Say Something

closeup looking toward a woman who's holding a camera and about to take a photo

You can call this Crisis PR or simply using human decency. But, when something goes sideways with your life or business, it’s better to say something than let others speak for you.

Aristotle famously said that “nature abhors a vacuum”. Substitute “nature” with “social media” and you’ve got the makings of a rumour mill that’s hard to stop. Filling that void with an explanation or apology and a promise to do better might save a reputation.

Case in point. This photograph.

It leaped out at me from a page in Canadian Home Trends Magazine. Do you see it? The woman’s face and neck have been lightened but her belly has not. My emotional response was horror. I sent it to a professional photographer I know and asked for his response.

Jay wrote: “In post-production, they often bring up the mid-tones on a face to make it the focal point in the photo. If you look at the light hitting her hands it should be similar to her face. Whoever did the retouching of this photo should have increased shadow detail around her abs and hands to make it match. I would say they lightened her face way more than is realistic. White-washing or bad photo retouching skills? Hard to say!”

Unlike the way most of the rest of the world reacts, I didn’t immediately go on social media and call the magazine names. Instead, I sent an email to the mag and gave them the benefit of the doubt. The editor and I both used to write columns for Sun newspapers. I waited for more than a month. Not a peep.

And here I am, filling in the vacuum. Was this an intentional attempt to lighten her skin and they missed the abs? I suppose I’ll never know but, having no official explanation, I’m still a little pissed off.

I don’t want them vilified, but I would like to know how something like this happened. It is a bad job at best and horribly racist at worst. Right now, I have no idea where it falls in a range of reasons.

We experience this in business and in our personal relationships. Nature abhors a vacuum. If we leave someone else to fill in the blank spots, they will, and usually with wrong information.

I recently tried an iron supplement from Nature’s Bounty, described as “gentle”. Well, I’m going back to my old brand now because it upset my stomach terribly. I attempted to post an honest but negative review and received this in return:

Nature's Bounty response reads, "Our staff has read your review and values your contribution even though it did not meet all our website guidelines.:

Twits! I will not deal with a company that censors bad reviews and refuses to deal with the issue in question. They basically told me to shove off, we don’t want to deal with you. Poor form, Nature’s Bounty – poor form.

It’s (almost) always better to say something. Tell the client the project will be late rather than let your silence cause them to worry that it won’t get done at all. Admit you screwed up and promise it won’t happen again. And for goodness sake, respond to a subscriber who’s concerned about an awful photo and just wants to know how it got that way.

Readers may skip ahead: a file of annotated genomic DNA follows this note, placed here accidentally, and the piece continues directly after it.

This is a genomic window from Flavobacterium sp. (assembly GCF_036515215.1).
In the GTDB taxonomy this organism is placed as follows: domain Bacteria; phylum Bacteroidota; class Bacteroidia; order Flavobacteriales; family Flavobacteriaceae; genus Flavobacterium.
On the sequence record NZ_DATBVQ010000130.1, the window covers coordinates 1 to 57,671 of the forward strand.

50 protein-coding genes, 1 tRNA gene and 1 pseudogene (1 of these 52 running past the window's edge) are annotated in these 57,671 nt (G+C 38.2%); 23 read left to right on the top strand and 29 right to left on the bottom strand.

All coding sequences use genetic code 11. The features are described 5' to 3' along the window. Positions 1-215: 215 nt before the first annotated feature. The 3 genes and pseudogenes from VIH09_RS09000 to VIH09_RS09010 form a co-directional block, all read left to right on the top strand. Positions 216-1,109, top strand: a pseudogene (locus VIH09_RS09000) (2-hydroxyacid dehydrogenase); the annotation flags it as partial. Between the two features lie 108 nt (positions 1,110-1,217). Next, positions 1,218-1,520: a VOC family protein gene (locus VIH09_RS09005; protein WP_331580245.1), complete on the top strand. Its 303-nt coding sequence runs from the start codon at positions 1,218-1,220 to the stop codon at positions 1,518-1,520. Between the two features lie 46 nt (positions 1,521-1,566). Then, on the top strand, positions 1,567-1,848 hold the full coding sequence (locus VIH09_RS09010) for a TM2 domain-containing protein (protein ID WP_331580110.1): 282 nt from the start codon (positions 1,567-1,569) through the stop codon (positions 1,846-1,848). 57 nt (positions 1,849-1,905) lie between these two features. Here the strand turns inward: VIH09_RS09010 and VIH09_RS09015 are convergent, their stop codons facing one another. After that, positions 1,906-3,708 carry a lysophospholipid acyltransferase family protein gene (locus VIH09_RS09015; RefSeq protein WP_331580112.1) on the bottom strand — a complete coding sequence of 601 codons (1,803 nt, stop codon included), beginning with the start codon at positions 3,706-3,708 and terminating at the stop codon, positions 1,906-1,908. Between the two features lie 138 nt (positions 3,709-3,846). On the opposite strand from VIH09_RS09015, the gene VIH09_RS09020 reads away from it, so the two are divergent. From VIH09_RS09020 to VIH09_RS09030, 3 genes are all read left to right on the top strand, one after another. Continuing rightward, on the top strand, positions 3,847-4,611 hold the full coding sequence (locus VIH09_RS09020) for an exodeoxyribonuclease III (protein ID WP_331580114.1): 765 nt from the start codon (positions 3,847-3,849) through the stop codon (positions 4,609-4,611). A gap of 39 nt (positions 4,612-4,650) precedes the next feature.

9 thoughts on “Say Something”

  1. It’s perfectly reasonable to critique a person/company publicly after you have made a private question and received no response.
    You are always fair in your assessments and it never comes off as a knee jerk reaction. Keep it up. The interweb needs more people with your journalistic integrity.

  2. There’s so much retouching done in magazine photos. I used to say about Playboy Magazine, “These women don’t exist.” And they don’t, in the form they are presented in the magazine. I think Derek is right, though — this is now an issue of journalistic integrity. We can’t have the same standards we used to always use when the world has changed so much. This company needs a lesson in PR because hoping something will blow over rarely works.

  3. I am always grateful for people like you Lisa, who, not only are aware of inconsistencies between races in our world, but have the guts to speak out. I am sure I am a good, kind, generous person, and I hate injustice, but I tend to fade into the background when it comes to speaking my mind. I also don’t always see the obvious. When I looked at that photo and tried to find the problem, I thought the carrot maybe looked like a penis. So an example of me not seeing the obvious….my daughter and I walk each morning around our subdivision and one morning, she pointed to something and exclaimed…Oh My God. I looked and could not really see what she was pointing at, only a statue on the porch….in my defense, it was early morning and not yet light, but it turned out to be a black lawn jockey. To make a long story short, from that, my daughter spoke to a few people in the area, and after a few months, the Thamesford Inclusion Collective came into being. Their mission is to ensure that everyone living in Thamesford feels included and valued. So the statue is no longer on the porch (they were a very lovely couple and had no idea of the racist connotations). I know this was not the whole point of your blog, but I just wanted to tell you how your words and actions affected me.

    1. Thanks so much, Robyn. I appreciate knowing that story and that the couple simply didn’t know. It happens. It’s more proof that we shouldn’t jump to conclusions without knowing the facts.

  4. Can help but wonder how the model feels about this? I have to admit I didn’t see the issue till you pointed it out. But I know this happens all to frequently. So sad that we cannot just accept people for who they are, no matter their skin tone. Here’s hoping that we can get there one day soon.

    1. That’s a great point, Liz. That’s one of the reasons why I wanted to know whether it was a stock photo or one of their own.

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